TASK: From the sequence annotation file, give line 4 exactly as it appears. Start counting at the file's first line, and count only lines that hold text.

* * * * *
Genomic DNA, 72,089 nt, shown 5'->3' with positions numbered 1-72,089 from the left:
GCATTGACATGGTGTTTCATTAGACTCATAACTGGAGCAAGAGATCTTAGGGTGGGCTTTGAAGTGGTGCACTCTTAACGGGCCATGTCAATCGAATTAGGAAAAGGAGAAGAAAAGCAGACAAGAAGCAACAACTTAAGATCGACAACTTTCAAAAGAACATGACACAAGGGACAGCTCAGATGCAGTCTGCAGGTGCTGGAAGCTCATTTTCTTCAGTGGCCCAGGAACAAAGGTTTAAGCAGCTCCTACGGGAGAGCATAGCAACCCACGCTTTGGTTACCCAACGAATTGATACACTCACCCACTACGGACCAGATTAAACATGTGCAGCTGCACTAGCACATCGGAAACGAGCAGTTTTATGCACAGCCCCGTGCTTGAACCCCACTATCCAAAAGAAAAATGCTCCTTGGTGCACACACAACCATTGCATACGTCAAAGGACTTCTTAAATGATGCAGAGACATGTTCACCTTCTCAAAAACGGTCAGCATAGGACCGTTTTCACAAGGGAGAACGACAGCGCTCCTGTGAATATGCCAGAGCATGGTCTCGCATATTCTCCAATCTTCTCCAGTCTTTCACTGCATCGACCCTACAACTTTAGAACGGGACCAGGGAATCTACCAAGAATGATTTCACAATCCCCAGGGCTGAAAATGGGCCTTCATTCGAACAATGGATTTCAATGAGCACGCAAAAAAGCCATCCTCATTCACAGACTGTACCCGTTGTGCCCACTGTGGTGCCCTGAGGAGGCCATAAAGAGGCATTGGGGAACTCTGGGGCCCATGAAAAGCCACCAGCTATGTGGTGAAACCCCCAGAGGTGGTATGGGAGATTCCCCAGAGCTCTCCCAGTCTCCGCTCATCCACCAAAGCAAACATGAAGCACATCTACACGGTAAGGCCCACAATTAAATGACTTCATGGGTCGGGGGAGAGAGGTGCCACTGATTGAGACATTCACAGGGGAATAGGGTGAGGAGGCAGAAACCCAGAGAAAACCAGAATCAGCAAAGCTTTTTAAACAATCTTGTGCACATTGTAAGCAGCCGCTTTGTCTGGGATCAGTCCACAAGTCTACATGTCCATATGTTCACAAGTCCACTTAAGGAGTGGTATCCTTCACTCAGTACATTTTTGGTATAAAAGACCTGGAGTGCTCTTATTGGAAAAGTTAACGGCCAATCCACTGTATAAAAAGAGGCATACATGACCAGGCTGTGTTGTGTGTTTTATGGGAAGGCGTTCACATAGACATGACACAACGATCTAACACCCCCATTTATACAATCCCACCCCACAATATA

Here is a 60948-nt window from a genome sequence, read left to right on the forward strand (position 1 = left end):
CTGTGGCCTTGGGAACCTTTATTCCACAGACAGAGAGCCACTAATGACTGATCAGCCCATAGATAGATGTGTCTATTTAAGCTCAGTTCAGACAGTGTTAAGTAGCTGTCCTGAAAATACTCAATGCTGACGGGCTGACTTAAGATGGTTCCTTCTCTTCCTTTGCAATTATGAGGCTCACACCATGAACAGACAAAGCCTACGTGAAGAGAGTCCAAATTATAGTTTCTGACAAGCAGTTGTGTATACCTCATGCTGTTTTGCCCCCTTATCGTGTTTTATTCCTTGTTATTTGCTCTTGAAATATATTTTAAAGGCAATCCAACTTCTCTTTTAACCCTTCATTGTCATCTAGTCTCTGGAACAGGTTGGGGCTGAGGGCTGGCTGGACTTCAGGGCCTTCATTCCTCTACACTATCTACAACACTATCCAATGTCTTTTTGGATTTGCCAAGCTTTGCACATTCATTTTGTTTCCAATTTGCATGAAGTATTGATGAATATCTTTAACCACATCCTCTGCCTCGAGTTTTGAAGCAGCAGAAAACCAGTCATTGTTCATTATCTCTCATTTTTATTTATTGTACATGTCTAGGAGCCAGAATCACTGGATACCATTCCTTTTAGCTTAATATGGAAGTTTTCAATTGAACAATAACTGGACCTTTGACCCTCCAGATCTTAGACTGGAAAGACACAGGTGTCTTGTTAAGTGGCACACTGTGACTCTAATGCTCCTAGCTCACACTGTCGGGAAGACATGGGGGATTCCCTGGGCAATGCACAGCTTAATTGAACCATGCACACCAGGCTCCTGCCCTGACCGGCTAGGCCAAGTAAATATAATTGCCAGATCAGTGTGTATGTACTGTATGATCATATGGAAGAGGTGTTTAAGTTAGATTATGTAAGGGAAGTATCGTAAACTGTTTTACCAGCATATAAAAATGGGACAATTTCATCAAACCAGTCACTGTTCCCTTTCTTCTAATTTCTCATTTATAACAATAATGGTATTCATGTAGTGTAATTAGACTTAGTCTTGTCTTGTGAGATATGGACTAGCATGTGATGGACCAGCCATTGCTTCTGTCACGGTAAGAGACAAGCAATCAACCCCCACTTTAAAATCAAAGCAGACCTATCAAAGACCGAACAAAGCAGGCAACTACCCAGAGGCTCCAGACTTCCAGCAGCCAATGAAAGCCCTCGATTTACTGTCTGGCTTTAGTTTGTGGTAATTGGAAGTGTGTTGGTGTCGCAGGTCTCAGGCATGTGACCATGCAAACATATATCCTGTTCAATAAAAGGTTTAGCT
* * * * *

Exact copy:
CTGTGGCCTTGGGAACCTTTATTCCACAGACAGAGAGCCACTAATGACTGATCAGCCCATAGATAGATGTGTCTATTTAAGCTCAGTTCAGACAGTGTTAAGTAGCTGTCCTGAAAATACTCAATGCTGACGGGCTGACTTAAGATGGTTCCTTCTCTTCCTTTGCAATTATGAGGCTCACACCATGAACAGACAAAGCCTACGTGAAGAGAGTCCAAATTATAGTTTCTGACAAGCAGTTGTGTATACCTCATGCTGTTTTGCCCCCTTATCGTGTTTTATTCCTTGTTATTTGCTCTTGAAATATATTTTAAAGGCAATCCAACTTCTCTTTTAACCCTTCATTGTCATCTAGTCTCTGGAACAGGTTGGGGCTGAGGGCTGGCTGGACTTCAGGGCCTTCATTCCTCTACACTATCTACAACACTATCCAATGTCTTTTTGGATTTGCCAAGCTTTGCACATTCATTTTGTTTCCAATTTGCATGAAGTATTGATGAATATCTTTAACCACATCCTCTGCCTCGAGTTTTGAAGCAGCAGAAAACCAGTCATTGTTCATTATCTCTCATTTTTATTTATTGTACATGTCTAGGAGCCAGAATCACTGGATACCATTCCTTTTAGCTTAATATGGAAGTTTTCAATTGAACAATAACTGGACCTTTGACCCTCCAGATCTTAGACTGGAAAGACACAGGTGTCTTGTTAAGTGGCACACTGTGACTCTAATGCTCCTAGCTCACACTGTCGGGAAGACATGGGGGATTCCCTGGGCAATGCACAGCTTAATTGAACCATGCACACCAGGCTCCTGCCCTGACCGGCTAGGCCAAGTAAATATAATTGCCAGATCAGTGTGTATGTACTGTATGATCATATGGAAGAGGTGTTTAAGTTAGATTATGTAAGGGAAGTATCGTAAACTGTTTTACCAGCATATAAAAATGGGACAATTTCATCAAACCAGTCACTGTTCCCTTTCTTCTAATTTCTCATTTATAACAATAATGGTATTCATGTAGTGTAATTAGACTTAGTCTTGTCTTGTGAGATATGGACTAGCATGTGATGGACCAGCCATTGCTTCTGTCACGGTAAGAGACAAGCAATCAACCCCCACTTTAAAATCAAAGCAGACCTATCAAAGACCGAACAAAGCAGGCAACTACCCAGAGGCTCCAGACTTCCAGCAGCCAATGAAAGCCCTCGATTTACTGTCTGGCTTTAGTTTGTGGTAATTGGAAGTGTGTTGGTGTCGCAGGTCTCAGGCATGTGACCATGCAAACATATATCCTGTTCAATAAAAGGTTTAGCT